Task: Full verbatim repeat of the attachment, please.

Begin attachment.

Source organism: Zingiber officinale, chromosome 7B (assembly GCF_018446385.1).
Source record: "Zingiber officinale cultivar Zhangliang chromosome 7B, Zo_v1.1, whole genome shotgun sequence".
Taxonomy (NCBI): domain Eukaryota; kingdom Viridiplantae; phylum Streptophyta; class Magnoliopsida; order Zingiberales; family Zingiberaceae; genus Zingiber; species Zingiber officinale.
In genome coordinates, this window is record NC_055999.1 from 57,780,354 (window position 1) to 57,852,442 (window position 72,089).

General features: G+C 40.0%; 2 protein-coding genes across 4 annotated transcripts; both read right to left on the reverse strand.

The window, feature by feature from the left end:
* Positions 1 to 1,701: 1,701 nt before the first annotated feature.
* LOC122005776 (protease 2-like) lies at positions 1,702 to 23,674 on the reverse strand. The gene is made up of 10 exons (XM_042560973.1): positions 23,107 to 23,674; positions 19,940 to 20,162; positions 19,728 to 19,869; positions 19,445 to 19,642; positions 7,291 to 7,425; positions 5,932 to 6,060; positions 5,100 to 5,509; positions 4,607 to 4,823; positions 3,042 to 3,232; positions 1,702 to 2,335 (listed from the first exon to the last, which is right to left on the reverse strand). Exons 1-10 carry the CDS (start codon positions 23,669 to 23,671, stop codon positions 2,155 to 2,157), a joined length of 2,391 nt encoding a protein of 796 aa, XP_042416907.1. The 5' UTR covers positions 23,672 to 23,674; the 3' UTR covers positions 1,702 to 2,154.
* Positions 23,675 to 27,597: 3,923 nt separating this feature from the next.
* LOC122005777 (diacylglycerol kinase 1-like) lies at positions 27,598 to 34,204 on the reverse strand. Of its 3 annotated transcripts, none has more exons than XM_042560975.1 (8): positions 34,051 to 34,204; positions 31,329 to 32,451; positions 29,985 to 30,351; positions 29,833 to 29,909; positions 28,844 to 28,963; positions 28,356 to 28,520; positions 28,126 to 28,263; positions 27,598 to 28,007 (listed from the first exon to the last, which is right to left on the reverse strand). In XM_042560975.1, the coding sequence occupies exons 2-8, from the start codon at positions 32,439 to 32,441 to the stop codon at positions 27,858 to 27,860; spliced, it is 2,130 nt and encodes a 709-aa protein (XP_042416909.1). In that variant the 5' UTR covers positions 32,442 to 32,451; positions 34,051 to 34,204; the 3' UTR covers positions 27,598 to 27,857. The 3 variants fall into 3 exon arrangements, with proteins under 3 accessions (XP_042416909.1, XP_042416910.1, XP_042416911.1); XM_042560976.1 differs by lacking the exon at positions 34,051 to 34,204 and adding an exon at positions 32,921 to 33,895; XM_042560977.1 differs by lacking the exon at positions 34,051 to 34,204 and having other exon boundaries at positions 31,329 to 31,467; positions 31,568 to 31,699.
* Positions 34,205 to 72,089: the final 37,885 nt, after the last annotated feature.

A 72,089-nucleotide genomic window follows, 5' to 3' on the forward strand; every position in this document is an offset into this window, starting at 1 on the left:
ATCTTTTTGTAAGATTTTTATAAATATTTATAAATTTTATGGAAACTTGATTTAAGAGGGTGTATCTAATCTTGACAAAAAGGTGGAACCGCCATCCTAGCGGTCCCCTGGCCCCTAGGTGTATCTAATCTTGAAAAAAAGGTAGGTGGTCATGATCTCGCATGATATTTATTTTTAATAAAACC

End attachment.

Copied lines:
Source organism: Zingiber officinale, chromosome 7B (assembly GCF_018446385.1).
Source record: "Zingiber officinale cultivar Zhangliang chromosome 7B, Zo_v1.1, whole genome shotgun sequence".
Taxonomy (NCBI): domain Eukaryota; kingdom Viridiplantae; phylum Streptophyta; class Magnoliopsida; order Zingiberales; family Zingiberaceae; genus Zingiber; species Zingiber officinale.
In genome coordinates, this window is record NC_055999.1 from 57,780,354 (window position 1) to 57,852,442 (window position 72,089).

General features: G+C 40.0%; 2 protein-coding genes across 4 annotated transcripts; both read right to left on the reverse strand.

The window, feature by feature from the left end:
* Positions 1 to 1,701: 1,701 nt before the first annotated feature.
* LOC122005776 (protease 2-like) lies at positions 1,702 to 23,674 on the reverse strand. The gene is made up of 10 exons (XM_042560973.1): positions 23,107 to 23,674; positions 19,940 to 20,162; positions 19,728 to 19,869; positions 19,445 to 19,642; positions 7,291 to 7,425; positions 5,932 to 6,060; positions 5,100 to 5,509; positions 4,607 to 4,823; positions 3,042 to 3,232; positions 1,702 to 2,335 (listed from the first exon to the last, which is right to left on the reverse strand). Exons 1-10 carry the CDS (start codon positions 23,669 to 23,671, stop codon positions 2,155 to 2,157), a joined length of 2,391 nt encoding a protein of 796 aa, XP_042416907.1. The 5' UTR covers positions 23,672 to 23,674; the 3' UTR covers positions 1,702 to 2,154.
* Positions 23,675 to 27,597: 3,923 nt separating this feature from the next.
* LOC122005777 (diacylglycerol kinase 1-like) lies at positions 27,598 to 34,204 on the reverse strand. Of its 3 annotated transcripts, none has more exons than XM_042560975.1 (8): positions 34,051 to 34,204; positions 31,329 to 32,451; positions 29,985 to 30,351; positions 29,833 to 29,909; positions 28,844 to 28,963; positions 28,356 to 28,520; positions 28,126 to 28,263; positions 27,598 to 28,007 (listed from the first exon to the last, which is right to left on the reverse strand). In XM_042560975.1, the coding sequence occupies exons 2-8, from the start codon at positions 32,439 to 32,441 to the stop codon at positions 27,858 to 27,860; spliced, it is 2,130 nt and encodes a 709-aa protein (XP_042416909.1). In that variant the 5' UTR covers positions 32,442 to 32,451; positions 34,051 to 34,204; the 3' UTR covers positions 27,598 to 27,857. The 3 variants fall into 3 exon arrangements, with proteins under 3 accessions (XP_042416909.1, XP_042416910.1, XP_042416911.1); XM_042560976.1 differs by lacking the exon at positions 34,051 to 34,204 and adding an exon at positions 32,921 to 33,895; XM_042560977.1 differs by lacking the exon at positions 34,051 to 34,204 and having other exon boundaries at positions 31,329 to 31,467; positions 31,568 to 31,699.
* Positions 34,205 to 72,089: the final 37,885 nt, after the last annotated feature.

A 72,089-nucleotide genomic window follows, 5' to 3' on the forward strand; every position in this document is an offset into this window, starting at 1 on the left:
ATCTTTTTGTAAGATTTTTATAAATATTTATAAATTTTATGGAAACTTGATTTAAGAGGGTGTATCTAATCTTGACAAAAAGGTGGAACCGCCATCCTAGCGGTCCCCTGGCCCCTAGGTGTATCTAATCTTGAAAAAAAGGTAGGTGGTCATGATCTCGCATGATATTTATTTTTAATAAAACC